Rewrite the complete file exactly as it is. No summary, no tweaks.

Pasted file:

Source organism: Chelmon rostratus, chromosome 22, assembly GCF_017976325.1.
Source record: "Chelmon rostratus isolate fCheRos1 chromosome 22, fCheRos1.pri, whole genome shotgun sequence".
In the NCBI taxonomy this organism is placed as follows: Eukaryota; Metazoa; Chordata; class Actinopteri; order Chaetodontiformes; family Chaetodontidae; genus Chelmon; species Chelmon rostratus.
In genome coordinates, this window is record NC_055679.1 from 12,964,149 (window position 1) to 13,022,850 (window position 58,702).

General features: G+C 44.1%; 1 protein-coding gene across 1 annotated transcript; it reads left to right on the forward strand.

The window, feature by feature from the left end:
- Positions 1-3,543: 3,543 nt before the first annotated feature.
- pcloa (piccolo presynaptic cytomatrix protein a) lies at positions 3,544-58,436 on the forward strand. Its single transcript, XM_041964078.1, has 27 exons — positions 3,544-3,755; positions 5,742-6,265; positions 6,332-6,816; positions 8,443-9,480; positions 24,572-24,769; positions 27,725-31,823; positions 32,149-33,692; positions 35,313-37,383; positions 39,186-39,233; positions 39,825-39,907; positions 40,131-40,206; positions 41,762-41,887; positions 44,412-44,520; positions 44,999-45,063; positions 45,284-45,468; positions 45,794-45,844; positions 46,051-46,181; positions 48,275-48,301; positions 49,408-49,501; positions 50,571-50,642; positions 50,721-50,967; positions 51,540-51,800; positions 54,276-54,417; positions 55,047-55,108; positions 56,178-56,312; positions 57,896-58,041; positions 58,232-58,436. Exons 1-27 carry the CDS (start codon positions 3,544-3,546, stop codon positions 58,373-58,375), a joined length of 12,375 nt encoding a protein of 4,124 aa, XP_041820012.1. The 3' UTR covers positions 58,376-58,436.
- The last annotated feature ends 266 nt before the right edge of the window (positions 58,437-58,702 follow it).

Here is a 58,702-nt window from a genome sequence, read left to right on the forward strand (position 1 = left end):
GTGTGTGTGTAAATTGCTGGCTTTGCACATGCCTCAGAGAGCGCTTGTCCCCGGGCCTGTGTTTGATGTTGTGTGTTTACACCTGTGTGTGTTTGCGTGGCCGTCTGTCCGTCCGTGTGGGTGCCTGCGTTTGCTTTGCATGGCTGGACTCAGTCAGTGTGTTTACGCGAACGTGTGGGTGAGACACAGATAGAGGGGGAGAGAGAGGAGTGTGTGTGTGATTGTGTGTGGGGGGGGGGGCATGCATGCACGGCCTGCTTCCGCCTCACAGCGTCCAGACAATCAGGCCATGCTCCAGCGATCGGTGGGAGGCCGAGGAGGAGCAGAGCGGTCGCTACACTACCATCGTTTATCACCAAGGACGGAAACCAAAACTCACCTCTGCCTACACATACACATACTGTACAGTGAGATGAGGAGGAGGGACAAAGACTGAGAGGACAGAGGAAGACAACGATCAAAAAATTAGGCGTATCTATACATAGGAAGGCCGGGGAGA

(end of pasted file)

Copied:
Source organism: Chelmon rostratus, chromosome 22, assembly GCF_017976325.1.
Source record: "Chelmon rostratus isolate fCheRos1 chromosome 22, fCheRos1.pri, whole genome shotgun sequence".
In the NCBI taxonomy this organism is placed as follows: Eukaryota; Metazoa; Chordata; class Actinopteri; order Chaetodontiformes; family Chaetodontidae; genus Chelmon; species Chelmon rostratus.
In genome coordinates, this window is record NC_055679.1 from 12,964,149 (window position 1) to 13,022,850 (window position 58,702).

General features: G+C 44.1%; 1 protein-coding gene across 1 annotated transcript; it reads left to right on the forward strand.

The window, feature by feature from the left end:
- Positions 1-3,543: 3,543 nt before the first annotated feature.
- pcloa (piccolo presynaptic cytomatrix protein a) lies at positions 3,544-58,436 on the forward strand. Its single transcript, XM_041964078.1, has 27 exons — positions 3,544-3,755; positions 5,742-6,265; positions 6,332-6,816; positions 8,443-9,480; positions 24,572-24,769; positions 27,725-31,823; positions 32,149-33,692; positions 35,313-37,383; positions 39,186-39,233; positions 39,825-39,907; positions 40,131-40,206; positions 41,762-41,887; positions 44,412-44,520; positions 44,999-45,063; positions 45,284-45,468; positions 45,794-45,844; positions 46,051-46,181; positions 48,275-48,301; positions 49,408-49,501; positions 50,571-50,642; positions 50,721-50,967; positions 51,540-51,800; positions 54,276-54,417; positions 55,047-55,108; positions 56,178-56,312; positions 57,896-58,041; positions 58,232-58,436. Exons 1-27 carry the CDS (start codon positions 3,544-3,546, stop codon positions 58,373-58,375), a joined length of 12,375 nt encoding a protein of 4,124 aa, XP_041820012.1. The 3' UTR covers positions 58,376-58,436.
- The last annotated feature ends 266 nt before the right edge of the window (positions 58,437-58,702 follow it).

Here is a 58,702-nt window from a genome sequence, read left to right on the forward strand (position 1 = left end):
GTGTGTGTGTAAATTGCTGGCTTTGCACATGCCTCAGAGAGCGCTTGTCCCCGGGCCTGTGTTTGATGTTGTGTGTTTACACCTGTGTGTGTTTGCGTGGCCGTCTGTCCGTCCGTGTGGGTGCCTGCGTTTGCTTTGCATGGCTGGACTCAGTCAGTGTGTTTACGCGAACGTGTGGGTGAGACACAGATAGAGGGGGAGAGAGAGGAGTGTGTGTGTGATTGTGTGTGGGGGGGGGGGCATGCATGCACGGCCTGCTTCCGCCTCACAGCGTCCAGACAATCAGGCCATGCTCCAGCGATCGGTGGGAGGCCGAGGAGGAGCAGAGCGGTCGCTACACTACCATCGTTTATCACCAAGGACGGAAACCAAAACTCACCTCTGCCTACACATACACATACTGTACAGTGAGATGAGGAGGAGGGACAAAGACTGAGAGGACAGAGGAAGACAACGATCAAAAAATTAGGCGTATCTATACATAGGAAGGCCGGGGAGA